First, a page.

This Hungarian/German production, directed by Istvan Szabo and based on a novel by Klaus Mann, launched the international film career of Klaus Maria Brandauer who was later to appear as lead villain in a Bond film.
It’s story is of an ambitious but not especially talented German actor Henrik Höfnik who sells his soul to the Nazis for the rôle he has always coveted: Mephisto in Faust.
He only realises – too late in the day – how he is being used, despite the warnings of his communist-acting friends and black lover Juliet, many of whom are arrested by the Nazis.
The story is all the more chilling as it’s a German film and Brandauer gives such a brilliant depiction of an actor.
I remember seeing the film shortly after its release and the great impression it made.
At present I am revisiting such films to see how well they have worn the test of time. This one has.
My appreciation and enjoyment were marred as my DVD was in German with no English subtitles.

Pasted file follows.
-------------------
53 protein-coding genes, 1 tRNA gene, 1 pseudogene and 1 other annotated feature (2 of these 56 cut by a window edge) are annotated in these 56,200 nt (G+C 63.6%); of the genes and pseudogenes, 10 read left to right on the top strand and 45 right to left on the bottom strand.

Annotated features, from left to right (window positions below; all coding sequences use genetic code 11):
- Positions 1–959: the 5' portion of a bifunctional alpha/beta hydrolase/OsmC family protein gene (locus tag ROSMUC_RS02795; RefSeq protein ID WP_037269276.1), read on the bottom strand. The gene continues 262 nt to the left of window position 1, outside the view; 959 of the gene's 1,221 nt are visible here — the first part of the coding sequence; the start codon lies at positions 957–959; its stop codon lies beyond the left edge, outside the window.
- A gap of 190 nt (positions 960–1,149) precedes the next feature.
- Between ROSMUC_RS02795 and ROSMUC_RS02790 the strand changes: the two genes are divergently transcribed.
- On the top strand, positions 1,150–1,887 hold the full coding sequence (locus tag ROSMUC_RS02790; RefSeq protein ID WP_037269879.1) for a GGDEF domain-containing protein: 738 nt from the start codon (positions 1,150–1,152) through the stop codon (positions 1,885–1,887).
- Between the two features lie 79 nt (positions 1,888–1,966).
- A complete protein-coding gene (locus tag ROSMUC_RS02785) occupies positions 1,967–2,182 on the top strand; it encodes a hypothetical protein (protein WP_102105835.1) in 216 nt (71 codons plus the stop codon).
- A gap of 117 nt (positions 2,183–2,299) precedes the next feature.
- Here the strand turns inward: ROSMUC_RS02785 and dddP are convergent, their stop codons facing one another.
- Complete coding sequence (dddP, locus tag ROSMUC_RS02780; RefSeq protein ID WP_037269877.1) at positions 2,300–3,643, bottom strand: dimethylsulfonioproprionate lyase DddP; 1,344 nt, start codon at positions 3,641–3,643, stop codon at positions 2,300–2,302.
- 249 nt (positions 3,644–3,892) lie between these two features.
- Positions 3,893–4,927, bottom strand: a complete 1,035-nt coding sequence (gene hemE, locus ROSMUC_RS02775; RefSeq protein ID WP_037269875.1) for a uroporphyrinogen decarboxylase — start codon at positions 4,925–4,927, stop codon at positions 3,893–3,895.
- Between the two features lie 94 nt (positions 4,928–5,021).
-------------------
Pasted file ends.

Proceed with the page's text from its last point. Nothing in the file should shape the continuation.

My ‘A’ level German was sufficient to follow 50% of it and to appreciate what a considerable actor the young Brandauer was.
The general level of acting is high – and the grand party set pieces of German aristos and Nazis dancing in white tie would not be out of place for their lushness in a Visconti film. The conceit of a play (Faust) within a film is one that French films often adopt.
In the early 1930s the Berlin studio UFA was Europe’s leading one and where the young Alfred Hitchcock learned his craft at the feet of Fritz Lang.
Goebbels – a film buff – and Lena Riefenstahl led to an association with Nazism and then the emigration of talent to Hollywood including Lang and then the decline of their film industry.
Although Germany has since produced some magnificent films like Das Boot and Downfall, these tend to be more sporadic.
One should also note televised productions like Deutschland and Berlin Babylon.
However they are yet to find a global star like Marlene Dietrich or Klaus Maria Brandauer.